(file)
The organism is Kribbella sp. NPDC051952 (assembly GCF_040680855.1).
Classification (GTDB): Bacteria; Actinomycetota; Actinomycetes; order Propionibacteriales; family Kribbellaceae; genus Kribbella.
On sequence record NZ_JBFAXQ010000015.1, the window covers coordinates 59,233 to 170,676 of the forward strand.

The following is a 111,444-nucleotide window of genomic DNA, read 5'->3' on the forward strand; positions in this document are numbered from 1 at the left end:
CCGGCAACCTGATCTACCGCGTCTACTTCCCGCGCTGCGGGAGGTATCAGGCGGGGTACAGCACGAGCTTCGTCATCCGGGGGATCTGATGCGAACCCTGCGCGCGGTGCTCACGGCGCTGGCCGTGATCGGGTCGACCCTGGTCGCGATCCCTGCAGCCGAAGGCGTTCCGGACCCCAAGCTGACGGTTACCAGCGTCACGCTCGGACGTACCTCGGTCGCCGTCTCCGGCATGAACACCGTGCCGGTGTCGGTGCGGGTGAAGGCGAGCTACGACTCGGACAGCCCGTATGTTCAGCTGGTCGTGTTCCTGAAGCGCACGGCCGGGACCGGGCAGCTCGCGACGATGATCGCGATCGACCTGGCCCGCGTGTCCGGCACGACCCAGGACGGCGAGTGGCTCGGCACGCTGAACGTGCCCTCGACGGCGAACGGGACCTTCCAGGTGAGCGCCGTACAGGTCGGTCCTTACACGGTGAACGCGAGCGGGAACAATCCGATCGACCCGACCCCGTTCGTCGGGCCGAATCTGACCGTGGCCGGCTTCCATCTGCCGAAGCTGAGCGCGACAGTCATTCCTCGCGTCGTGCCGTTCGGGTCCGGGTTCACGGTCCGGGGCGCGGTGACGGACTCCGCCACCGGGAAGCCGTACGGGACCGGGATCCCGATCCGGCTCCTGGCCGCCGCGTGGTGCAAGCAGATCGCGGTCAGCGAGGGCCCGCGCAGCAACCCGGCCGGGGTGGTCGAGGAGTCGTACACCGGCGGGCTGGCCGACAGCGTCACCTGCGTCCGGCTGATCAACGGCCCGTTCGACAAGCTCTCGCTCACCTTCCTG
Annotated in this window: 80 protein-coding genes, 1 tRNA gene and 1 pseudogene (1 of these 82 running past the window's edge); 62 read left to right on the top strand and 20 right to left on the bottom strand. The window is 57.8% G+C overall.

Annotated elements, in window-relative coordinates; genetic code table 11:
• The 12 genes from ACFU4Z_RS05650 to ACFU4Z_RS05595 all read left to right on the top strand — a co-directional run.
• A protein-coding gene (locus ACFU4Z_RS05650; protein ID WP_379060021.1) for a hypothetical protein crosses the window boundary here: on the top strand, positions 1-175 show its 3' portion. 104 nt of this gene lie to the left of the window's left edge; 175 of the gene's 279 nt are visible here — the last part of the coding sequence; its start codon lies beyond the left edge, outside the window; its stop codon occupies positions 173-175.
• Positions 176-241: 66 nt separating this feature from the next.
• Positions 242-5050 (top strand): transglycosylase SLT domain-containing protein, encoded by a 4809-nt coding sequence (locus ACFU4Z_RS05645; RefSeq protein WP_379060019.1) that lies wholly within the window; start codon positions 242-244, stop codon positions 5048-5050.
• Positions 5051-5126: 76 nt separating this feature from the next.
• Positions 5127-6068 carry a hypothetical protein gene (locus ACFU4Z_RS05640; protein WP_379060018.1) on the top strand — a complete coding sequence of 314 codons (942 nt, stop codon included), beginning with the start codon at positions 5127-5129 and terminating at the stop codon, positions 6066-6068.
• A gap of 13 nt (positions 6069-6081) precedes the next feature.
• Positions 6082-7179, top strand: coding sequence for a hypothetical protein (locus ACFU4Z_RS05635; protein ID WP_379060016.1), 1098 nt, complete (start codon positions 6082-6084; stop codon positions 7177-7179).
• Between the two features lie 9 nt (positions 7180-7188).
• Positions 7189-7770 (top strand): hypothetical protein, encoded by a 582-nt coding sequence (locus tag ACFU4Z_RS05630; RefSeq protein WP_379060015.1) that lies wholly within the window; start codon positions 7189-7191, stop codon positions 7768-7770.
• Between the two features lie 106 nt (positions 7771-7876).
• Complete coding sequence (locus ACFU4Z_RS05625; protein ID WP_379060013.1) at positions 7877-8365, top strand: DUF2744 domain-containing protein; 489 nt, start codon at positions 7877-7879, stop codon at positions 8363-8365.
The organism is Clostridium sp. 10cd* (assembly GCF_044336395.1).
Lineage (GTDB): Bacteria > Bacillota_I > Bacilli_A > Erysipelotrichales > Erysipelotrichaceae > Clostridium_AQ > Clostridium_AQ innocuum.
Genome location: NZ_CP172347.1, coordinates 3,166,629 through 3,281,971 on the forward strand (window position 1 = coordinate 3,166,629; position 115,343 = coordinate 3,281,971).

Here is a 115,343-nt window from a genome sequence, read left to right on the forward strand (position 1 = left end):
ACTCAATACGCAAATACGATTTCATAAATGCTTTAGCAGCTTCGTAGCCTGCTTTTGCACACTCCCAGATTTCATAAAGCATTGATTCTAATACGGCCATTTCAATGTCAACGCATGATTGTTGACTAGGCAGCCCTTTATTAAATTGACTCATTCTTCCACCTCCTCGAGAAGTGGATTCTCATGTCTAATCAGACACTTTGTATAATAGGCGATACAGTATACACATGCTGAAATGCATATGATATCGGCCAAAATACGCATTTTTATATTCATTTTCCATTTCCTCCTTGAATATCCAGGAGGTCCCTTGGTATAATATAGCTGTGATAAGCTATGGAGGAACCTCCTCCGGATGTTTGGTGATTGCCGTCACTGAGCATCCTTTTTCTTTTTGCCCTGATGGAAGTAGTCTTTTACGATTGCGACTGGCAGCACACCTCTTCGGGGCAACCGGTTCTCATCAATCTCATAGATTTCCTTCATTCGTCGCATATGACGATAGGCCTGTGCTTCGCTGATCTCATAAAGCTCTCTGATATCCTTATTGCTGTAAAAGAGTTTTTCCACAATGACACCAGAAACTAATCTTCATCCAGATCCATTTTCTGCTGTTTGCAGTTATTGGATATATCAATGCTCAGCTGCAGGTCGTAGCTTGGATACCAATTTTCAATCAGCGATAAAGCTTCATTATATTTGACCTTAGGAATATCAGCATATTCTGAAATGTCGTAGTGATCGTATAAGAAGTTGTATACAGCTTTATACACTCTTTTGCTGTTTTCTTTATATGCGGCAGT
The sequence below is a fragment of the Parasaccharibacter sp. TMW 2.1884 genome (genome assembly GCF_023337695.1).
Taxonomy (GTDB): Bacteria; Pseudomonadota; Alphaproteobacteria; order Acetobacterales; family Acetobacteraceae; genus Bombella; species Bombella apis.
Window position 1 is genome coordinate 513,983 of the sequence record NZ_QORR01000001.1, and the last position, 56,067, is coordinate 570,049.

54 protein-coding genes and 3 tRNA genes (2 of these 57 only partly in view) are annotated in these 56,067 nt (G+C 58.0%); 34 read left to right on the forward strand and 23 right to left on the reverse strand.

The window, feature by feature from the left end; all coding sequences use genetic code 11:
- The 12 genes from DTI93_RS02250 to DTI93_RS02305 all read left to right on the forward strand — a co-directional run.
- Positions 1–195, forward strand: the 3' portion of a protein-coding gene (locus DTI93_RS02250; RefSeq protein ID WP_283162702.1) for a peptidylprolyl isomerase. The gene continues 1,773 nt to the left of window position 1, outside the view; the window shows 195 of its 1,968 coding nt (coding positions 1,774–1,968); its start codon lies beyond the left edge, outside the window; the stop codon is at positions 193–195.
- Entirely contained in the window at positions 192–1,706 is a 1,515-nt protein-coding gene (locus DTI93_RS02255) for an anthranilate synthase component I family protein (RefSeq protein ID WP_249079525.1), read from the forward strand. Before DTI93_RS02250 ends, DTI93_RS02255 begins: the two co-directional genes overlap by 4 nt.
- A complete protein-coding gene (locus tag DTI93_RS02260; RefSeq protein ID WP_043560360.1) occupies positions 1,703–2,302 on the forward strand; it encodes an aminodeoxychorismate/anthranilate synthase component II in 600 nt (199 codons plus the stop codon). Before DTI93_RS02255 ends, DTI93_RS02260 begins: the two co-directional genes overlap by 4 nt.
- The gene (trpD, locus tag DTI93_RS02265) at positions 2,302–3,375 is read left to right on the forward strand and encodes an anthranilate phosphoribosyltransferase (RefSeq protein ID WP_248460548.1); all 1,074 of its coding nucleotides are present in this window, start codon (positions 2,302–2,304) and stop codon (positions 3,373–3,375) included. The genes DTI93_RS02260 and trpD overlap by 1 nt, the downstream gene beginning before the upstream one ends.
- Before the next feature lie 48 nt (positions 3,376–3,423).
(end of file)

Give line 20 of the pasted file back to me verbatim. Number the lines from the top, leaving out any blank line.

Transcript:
The organism is Clostridium sp. 10cd* (assembly GCF_044336395.1).